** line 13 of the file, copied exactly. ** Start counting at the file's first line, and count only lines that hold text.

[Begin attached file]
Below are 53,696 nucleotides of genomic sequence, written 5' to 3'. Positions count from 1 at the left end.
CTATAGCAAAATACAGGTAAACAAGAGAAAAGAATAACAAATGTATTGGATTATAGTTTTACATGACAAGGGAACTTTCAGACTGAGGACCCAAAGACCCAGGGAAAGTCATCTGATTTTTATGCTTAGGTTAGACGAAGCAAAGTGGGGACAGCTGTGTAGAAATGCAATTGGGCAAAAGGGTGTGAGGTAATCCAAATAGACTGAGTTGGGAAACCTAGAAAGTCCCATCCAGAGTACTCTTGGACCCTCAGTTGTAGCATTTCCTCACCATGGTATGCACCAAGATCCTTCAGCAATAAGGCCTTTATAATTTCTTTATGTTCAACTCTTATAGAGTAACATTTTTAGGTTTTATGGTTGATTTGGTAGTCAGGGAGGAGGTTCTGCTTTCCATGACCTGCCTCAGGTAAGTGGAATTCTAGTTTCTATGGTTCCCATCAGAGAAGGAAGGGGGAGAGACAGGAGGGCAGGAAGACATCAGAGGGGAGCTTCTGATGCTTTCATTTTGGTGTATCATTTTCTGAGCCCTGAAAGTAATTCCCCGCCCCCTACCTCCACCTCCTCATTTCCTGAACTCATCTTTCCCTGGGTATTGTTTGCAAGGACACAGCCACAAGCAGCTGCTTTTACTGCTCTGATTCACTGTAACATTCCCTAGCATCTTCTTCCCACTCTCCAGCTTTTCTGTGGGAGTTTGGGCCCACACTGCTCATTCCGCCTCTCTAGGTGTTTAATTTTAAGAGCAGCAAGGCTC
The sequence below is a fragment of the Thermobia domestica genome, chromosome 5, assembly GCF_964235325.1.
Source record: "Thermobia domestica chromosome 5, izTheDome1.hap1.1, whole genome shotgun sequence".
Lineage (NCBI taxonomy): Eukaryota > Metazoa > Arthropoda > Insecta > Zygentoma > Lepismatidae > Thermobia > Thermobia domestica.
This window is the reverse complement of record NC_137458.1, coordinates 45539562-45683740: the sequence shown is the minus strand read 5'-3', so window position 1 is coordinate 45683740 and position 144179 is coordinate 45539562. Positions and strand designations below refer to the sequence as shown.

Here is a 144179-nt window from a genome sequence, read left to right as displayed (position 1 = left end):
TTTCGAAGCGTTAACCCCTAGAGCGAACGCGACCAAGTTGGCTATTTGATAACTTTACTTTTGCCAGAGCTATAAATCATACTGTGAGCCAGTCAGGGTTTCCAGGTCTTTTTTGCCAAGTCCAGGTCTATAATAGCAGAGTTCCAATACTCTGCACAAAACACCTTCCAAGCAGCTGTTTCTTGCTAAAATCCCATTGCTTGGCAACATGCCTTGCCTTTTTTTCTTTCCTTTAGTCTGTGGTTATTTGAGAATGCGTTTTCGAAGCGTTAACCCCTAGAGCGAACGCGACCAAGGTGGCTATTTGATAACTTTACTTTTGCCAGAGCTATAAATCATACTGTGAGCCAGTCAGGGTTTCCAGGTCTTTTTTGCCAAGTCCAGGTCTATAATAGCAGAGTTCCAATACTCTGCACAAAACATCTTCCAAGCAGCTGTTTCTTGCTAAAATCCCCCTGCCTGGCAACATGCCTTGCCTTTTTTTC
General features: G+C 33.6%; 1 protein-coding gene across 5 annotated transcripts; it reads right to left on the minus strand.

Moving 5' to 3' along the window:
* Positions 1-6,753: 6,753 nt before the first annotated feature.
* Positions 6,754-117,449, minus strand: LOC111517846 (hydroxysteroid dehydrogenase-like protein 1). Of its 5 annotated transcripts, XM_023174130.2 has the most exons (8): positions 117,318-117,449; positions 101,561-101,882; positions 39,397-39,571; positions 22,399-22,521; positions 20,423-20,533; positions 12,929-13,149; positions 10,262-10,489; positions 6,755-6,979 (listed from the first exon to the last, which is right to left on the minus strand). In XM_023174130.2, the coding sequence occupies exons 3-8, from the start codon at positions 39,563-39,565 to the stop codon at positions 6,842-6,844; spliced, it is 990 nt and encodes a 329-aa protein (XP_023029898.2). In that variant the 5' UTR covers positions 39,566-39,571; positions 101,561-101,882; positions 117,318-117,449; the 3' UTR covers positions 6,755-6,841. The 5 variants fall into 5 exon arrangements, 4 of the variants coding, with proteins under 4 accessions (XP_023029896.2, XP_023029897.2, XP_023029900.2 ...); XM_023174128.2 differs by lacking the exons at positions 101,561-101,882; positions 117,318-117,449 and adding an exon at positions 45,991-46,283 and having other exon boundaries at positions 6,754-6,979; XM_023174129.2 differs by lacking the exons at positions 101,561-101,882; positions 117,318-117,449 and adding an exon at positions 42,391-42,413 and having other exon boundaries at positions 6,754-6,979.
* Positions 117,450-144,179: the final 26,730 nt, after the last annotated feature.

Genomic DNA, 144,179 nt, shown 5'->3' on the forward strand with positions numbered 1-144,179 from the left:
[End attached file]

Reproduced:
* Positions 117,450-144,179: the final 26,730 nt, after the last annotated feature.